The Road Freight Association (RFA) on Friday said it welcomed the reduction in Gauteng toll fee tariffs as approved by Cabinet this week, but added that it still believed the fees to be “too expensive”.
“For truck operators to stay in business every attempt will have to be made to pass on these costs to customers and, ultimately, consumers,” warned the association in a statement.
The RFA represents a large percentage of South Africa’s truck operators.
Using various real-life examples, the association noted that medium and big trucks would end up seeing an 11% increase in costs for deliveries made in Gauteng.
It also warned of the effect of e-tolling on small and medium operators.
A truck operator picking up a container at City Deep and delivering it in Kya-Sands would travel 73 km – including the return leg – on the Gauteng Freeway Improvement Project (GFIP) network, explained the association. These operators were typically small and medium operators earning R1 800 a pickup.
“With the profit margin being as low as 2% (75c/km) and with the proposed toll fee of R2/km, this will lead to the death of already struggling small businesses,” noted the RFA. “Small businesses can often not leverage the bargaining power of large operators, and if they are unable to transfer these costs [to their customers], the resultant effect will be the closure of small operators.”
The courier industry would also “be hugely affected” by the rollout of e-tolling in Gauteng, stated the RFA.
“On average a courier vehicle – bakkie – from Isando to areas in and around Johannesburg travels 150 km a day on the etoll network. Average toll costs will amount to R60 a day, which is equivalent to a 17% increase in costs.
“For an operator with a fleet of 100 bakkies this would cost approximately R100 000 per month, which is a huge cash outlay for any business.”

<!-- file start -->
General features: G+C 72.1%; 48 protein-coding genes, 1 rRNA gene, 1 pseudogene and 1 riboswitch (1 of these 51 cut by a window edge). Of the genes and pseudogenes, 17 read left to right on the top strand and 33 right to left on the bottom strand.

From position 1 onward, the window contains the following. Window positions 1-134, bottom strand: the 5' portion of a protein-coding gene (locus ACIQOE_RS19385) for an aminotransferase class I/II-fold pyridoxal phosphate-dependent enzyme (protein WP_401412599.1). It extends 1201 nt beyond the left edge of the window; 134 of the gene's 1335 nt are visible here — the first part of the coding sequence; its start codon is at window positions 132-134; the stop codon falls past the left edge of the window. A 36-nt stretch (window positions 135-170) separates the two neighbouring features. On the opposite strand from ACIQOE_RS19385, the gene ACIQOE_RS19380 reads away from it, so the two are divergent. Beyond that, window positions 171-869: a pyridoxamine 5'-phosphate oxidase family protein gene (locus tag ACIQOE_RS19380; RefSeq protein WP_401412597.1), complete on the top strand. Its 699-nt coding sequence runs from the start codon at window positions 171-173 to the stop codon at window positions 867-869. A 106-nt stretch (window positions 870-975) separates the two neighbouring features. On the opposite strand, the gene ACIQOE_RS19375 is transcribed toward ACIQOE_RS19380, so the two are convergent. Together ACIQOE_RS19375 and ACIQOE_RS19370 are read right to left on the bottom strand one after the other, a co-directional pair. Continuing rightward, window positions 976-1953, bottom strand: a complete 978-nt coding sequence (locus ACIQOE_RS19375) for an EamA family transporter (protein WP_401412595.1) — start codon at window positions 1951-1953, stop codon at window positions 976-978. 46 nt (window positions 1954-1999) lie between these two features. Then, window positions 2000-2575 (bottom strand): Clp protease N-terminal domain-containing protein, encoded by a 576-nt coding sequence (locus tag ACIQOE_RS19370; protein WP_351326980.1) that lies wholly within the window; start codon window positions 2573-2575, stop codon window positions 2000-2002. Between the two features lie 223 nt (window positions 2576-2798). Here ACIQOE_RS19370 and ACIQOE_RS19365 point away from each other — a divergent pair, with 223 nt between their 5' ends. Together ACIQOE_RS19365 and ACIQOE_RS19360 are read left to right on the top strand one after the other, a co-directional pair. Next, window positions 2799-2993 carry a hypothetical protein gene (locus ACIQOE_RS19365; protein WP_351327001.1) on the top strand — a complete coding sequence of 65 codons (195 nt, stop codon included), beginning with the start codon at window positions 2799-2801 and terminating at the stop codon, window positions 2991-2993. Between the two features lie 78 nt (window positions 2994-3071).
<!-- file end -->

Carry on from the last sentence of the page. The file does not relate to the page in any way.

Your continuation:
It was a misnomer that the savings in maintenance cost as a result of the GFIP roads would outweigh the costs of the tolls, added the RFA.
“Not all the routes traveled by trucks are well maintained, which results in high maintenance costs once off the toll network. Any savings gained from the GFIP will merely offset some of these costs.
“The idea of one good road among many bad roads cannot alone bring a major change to the maintenance costs of trucks.
“Congestion will in all likelihood increase on other roads as people and firms may not be willing or able to pay for the GFIP.”
The RFA also argued that even if reduced congestion on the GFIP meant that an operator could make an additional daily trip, the high costs would sterilise this opportunity.
The RFA suggested that a further reduction in toll fees was possible if government were to finance R1-billion of GFIP costs for each of the following two years, after which the financing would reduce to R500-million for two years. Following this, the toll could increase again.
“In this period Gauteng could increase spending on public transport, as well as road infrastructure, so that after four years there would be suitable alternative routes and an efficient public transport network.”
The RFA also questioned why Gauteng was spending R469-million on roads in the 2011/12 financial cycle, while KwaZulu-Natal would spend R1.98-billion over the same period.
“There must be a very good explanation as to why the busiest province with the most vehicles spends less than a quarter of the budget allocated by a poorer province on road infrastructure.”
The RFA also highlighted the increasing costs the truck industry already had to face in recent times.
These included a nine-day strike in the freight industry earlier this year, a 34% increase in licence fees in Gauteng, while cross-border operators had seen a 1 000% increase in permit fees. The overall cost of business also increased and included escalations in electricity prices, municipal rates and taxes, fuel taxes and employment costs.
“Should business not be in a position to afford these toll tariffs due to the serious cash constraints, truck operators will have no choice but to start looking at retrenchment strategies, downsizing of operations and ultimately closure,” reported the RFA.